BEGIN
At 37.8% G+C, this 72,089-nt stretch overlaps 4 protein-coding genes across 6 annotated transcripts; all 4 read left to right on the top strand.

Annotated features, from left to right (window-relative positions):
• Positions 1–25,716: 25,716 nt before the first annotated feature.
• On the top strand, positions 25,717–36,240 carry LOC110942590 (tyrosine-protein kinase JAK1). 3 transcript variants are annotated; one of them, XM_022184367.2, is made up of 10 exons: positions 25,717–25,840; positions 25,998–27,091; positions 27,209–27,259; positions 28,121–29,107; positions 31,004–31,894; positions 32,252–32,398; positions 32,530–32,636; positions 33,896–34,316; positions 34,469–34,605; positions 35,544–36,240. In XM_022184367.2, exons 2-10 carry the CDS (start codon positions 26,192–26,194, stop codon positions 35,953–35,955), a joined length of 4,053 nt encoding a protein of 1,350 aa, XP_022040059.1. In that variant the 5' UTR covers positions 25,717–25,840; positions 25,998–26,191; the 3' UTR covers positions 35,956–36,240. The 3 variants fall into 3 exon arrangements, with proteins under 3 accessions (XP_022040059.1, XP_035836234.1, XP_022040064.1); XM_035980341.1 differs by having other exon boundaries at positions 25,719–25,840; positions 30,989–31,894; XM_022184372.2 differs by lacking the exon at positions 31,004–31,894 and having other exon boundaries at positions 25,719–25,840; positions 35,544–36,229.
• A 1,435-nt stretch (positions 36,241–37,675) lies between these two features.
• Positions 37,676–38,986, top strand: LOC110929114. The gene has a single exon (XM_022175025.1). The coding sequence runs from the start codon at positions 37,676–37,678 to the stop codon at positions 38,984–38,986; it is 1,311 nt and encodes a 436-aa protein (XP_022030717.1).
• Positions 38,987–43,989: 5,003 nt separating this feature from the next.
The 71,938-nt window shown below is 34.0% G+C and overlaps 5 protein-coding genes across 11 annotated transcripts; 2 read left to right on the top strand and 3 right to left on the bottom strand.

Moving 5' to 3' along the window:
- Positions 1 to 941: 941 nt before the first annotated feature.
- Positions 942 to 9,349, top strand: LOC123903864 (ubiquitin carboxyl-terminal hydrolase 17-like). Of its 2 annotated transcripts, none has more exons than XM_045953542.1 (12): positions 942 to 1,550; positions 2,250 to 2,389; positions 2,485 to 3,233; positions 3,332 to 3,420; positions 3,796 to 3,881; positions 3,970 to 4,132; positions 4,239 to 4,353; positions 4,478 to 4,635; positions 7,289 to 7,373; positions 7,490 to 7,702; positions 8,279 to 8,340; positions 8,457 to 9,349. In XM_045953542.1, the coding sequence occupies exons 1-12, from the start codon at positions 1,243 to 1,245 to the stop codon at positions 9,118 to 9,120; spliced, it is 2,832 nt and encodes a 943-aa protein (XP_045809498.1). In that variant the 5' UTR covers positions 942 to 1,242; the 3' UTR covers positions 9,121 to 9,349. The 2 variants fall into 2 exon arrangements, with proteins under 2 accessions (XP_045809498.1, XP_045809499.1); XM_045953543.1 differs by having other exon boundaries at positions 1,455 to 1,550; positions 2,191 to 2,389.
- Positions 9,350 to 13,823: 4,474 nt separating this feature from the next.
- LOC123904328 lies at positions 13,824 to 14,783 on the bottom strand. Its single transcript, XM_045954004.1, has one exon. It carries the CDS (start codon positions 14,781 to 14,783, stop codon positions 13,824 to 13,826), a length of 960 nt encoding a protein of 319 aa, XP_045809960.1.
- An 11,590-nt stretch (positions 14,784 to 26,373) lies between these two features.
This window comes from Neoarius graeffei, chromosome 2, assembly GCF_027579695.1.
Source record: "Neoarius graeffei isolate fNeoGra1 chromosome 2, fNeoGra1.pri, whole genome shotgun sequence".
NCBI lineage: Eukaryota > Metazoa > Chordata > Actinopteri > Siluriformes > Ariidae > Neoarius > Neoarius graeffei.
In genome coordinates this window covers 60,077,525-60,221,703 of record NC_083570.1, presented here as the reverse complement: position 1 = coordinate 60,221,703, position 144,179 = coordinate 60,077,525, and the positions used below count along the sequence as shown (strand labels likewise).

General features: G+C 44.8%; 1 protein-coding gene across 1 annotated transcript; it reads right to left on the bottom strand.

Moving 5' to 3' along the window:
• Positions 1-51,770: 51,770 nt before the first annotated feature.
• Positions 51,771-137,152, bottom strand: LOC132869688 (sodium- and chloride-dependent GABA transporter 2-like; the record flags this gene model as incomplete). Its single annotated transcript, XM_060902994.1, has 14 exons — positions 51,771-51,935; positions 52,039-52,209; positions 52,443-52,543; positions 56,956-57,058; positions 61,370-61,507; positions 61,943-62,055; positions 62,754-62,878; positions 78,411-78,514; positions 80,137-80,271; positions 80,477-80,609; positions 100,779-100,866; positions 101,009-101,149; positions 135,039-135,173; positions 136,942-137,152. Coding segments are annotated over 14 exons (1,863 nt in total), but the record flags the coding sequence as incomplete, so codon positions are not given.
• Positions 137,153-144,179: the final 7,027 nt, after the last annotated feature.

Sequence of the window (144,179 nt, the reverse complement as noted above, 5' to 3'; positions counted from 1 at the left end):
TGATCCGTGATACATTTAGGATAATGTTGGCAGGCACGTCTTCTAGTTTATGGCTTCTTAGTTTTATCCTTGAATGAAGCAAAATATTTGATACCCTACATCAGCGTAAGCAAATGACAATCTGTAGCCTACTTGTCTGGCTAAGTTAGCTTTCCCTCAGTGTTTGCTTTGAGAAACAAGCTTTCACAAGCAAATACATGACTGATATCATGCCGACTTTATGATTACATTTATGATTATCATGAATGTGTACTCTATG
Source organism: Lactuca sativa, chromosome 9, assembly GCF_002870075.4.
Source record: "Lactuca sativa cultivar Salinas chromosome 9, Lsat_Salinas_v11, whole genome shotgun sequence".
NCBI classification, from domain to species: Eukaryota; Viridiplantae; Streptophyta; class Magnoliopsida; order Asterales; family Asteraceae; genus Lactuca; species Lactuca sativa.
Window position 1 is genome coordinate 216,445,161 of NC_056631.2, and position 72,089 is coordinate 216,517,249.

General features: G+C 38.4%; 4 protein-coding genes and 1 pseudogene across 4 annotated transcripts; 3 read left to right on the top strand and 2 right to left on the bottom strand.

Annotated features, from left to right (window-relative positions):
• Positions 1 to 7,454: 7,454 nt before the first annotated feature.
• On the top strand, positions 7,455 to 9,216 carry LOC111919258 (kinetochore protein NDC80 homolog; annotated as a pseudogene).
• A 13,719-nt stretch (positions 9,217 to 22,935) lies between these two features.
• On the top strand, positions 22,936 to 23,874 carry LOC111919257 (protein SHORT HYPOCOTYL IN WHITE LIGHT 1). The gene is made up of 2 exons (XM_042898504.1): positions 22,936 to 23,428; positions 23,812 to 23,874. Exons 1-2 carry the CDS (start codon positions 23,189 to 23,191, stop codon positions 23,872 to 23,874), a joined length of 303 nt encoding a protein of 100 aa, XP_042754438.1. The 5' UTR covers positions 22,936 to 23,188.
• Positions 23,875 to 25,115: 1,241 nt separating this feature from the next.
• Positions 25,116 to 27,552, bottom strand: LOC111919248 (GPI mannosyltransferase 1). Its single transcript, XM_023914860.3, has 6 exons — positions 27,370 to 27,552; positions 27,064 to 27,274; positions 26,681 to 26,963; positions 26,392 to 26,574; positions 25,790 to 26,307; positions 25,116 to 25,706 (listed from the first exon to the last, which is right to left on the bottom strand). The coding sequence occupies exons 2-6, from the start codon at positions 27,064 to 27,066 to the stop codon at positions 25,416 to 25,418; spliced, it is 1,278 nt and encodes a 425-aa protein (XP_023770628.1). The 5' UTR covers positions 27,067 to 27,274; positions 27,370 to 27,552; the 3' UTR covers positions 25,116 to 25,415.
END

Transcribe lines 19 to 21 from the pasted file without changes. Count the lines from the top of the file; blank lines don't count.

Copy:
General features: G+C 44.8%; 1 protein-coding gene across 1 annotated transcript; it reads right to left on the bottom strand.

Moving 5' to 3' along the window:
• Positions 1-51,770: 51,770 nt before the first annotated feature.